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Review: Legend of the Fist: The Return of Chen Zhen (2010)

Legend of the Fist: The Return of Chen Zhen

精武风云  陈真

Hong Kong/China, 2010, colour/b&w, 2.35:1, 104 mins.

Director: Liu Weiqiang 刘伟强 [Andrew Lau].

Rating: 6/10.

Technically flashy sequel to the 1972 Fist of Fury, this time with Zhen Zidan [Donnie Yen] kicking Japanese arse in pre-WWII Shanghai.

STORY

France, 1917. Jing Wu School martial-arts student Chen Zhen (Zhen Zidan), believed dead after avenging his master’s death at the hands of Japanese in Shanghai, is one of many Chinese sent by their government to fight alongside the Allies during World War I. During a bombing attack, Chen Zhen successfully rallies his Jing Wu comrades against the Germans, though one of them, Qi Tianyuan, dies. Shanghai, 1925. Tensions are mounting between China and Japan in Manchuria, but in Shanghai, with its international settlements, it’s business as usual. In the British-American concession, wealthy businessman Liu Yutian (Huang Qiusheng) runs the Casablanca nightclub, where the star act is chanteuse Kiki (Shu Qi) who, along with others there, is secretly spying for the Japanese. Under the name of his dead friend Qi Tianyuan, Chen Zhen now leads an anti-Japanese group that includes his Jing Wu comrades; he ingratiates himself with Liu Yutian one night and is taken on as a partner in Casablanca. During an assassination attempt on a Chinese army general organised by the Japanese, Chen Zhen adopts the persona of a well-known movie character, the Masked Warrior, and saves the general. When the Japanese start mass assassinations throughout the city, Chen Zhen’s Masked Warrior becomes a popular hero but can’t stop the flood of killings and emigrations. Meanwhile, Kiki has started becoming friendly with Chen Zhen to discover his real identity, and ruthless Japanese intelligence chief Chikaraishi (Kohata Ryuichi) has his own reasons for finding and destroying Chen Zhen.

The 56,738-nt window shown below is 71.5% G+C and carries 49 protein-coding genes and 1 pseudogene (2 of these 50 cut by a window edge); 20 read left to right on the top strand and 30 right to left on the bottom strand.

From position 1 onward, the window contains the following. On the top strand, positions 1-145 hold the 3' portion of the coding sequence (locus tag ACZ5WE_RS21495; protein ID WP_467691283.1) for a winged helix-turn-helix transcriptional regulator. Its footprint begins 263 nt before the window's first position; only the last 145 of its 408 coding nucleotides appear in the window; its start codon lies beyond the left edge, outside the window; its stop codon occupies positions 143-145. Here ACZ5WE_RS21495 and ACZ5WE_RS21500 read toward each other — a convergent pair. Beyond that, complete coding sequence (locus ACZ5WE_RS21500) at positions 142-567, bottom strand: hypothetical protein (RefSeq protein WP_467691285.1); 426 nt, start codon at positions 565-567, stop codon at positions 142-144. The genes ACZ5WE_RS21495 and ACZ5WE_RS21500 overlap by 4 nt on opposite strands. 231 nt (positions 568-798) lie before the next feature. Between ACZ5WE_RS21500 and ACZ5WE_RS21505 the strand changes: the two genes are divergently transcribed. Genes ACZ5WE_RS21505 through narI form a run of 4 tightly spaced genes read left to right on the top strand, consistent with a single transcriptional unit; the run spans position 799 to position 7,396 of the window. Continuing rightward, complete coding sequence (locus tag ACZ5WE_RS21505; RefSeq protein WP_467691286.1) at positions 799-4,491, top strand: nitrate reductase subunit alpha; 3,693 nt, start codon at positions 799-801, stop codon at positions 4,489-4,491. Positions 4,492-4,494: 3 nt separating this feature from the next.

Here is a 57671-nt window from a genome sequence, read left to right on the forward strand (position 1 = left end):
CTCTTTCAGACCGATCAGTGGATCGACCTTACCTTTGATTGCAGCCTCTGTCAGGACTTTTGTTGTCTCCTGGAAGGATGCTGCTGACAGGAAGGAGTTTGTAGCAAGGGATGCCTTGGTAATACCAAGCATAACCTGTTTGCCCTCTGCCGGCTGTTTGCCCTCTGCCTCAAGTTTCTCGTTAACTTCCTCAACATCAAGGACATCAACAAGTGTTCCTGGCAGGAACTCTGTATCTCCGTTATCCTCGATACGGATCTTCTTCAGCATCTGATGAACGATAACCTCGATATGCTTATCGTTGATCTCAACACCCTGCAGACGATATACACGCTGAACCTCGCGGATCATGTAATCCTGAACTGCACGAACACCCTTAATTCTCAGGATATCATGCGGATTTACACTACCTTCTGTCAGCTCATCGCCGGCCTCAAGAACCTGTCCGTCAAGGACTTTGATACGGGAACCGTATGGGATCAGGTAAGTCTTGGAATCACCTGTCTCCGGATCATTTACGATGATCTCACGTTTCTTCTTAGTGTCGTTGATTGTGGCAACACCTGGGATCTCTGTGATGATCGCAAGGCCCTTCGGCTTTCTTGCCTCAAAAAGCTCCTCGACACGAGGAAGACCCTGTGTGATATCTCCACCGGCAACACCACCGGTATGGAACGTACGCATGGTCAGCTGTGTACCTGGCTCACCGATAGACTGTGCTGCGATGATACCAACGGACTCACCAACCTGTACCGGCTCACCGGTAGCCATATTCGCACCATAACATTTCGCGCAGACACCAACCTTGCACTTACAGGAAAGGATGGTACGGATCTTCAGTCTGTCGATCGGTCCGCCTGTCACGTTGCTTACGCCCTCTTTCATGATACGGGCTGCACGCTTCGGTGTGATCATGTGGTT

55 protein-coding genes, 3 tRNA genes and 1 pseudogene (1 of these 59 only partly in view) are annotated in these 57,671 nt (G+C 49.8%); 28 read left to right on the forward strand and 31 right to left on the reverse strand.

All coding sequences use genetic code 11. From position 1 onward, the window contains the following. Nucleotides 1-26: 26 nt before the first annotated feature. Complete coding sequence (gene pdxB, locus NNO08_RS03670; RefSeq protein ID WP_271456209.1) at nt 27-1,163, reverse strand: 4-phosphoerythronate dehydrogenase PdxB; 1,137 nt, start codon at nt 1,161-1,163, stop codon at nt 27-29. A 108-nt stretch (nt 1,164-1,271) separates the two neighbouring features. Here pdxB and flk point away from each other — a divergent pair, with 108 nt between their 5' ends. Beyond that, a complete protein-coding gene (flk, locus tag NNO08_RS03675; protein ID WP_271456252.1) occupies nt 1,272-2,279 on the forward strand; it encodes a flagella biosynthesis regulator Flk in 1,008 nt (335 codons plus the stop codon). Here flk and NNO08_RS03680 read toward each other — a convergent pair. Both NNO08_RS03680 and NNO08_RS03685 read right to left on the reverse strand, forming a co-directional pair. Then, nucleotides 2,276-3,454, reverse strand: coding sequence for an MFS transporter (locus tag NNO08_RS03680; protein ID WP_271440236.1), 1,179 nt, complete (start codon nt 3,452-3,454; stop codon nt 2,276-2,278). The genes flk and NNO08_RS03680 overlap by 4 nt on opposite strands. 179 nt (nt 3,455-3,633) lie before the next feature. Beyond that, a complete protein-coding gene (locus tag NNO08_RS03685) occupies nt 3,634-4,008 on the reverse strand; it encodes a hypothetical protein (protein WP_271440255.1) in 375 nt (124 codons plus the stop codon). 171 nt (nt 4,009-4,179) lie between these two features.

REVIEW

Though there’s almost 40 years between the two films’ production, the patriotic, furiously anti-Japanese flame of Fist of Fury 精武门 (1972) burns just as brightly in Legend of the Fist: The Return of Chen Zhen 精武风云  陈真, which has the audience believe that the character played by Li Xiaolong 李小龙 [Bruce Lee] survived the hail of bullets at the end of Fury and, after a spell on the battlefields of Europe during WWI, returned incognito to Shanghai to kick more Japanese arse and again cry, “China is not the Sick Man of Asia!” With China’s economic ascendancy and new confidence, patriotic, anti-Japanese movies have become a growing trend in Hong Kong/Mainland co-productions, but the difference between, for instance, the xenophobic Ip Man 叶问 films and this one by director/d.p. Liu Weiqiang 刘伟强 [Andrew Lau] is that Liu’s has no retro ambitions, no desire to meticulously re-create Hong Kong productions of the early 1970s and their clean, uncluttered style.

Legend of the Fist is a breathlessly paced, in-your-face, chaotically structured, big-budget action movie that’s more reminiscent of late 1980s/early 1990s Hong Kong cinema if anything. It’s not un-entertaining at a pulp level, and certainly never leaves time to get bored. But with this cast (Zhen Zidan 甄子丹 [Donnie Yen], Shu Qi 舒淇, Huang Qiusheng 黄秋生 [Anthony Wong], Huang Bo 黄渤), those sets (including the huge backlot from Bodyguards and Assassins 十月围城, 2009), and such behind-the-camera talent (including co-writer and producer Chen Jiashang 陈嘉上 [Gordon Chan], who also did a Chen Zhen tale, Fist of Legend 精武英雄, 1994, starring Li Lianjie 李连杰 [Jet Li], over a decade ago), it could have been much, much better.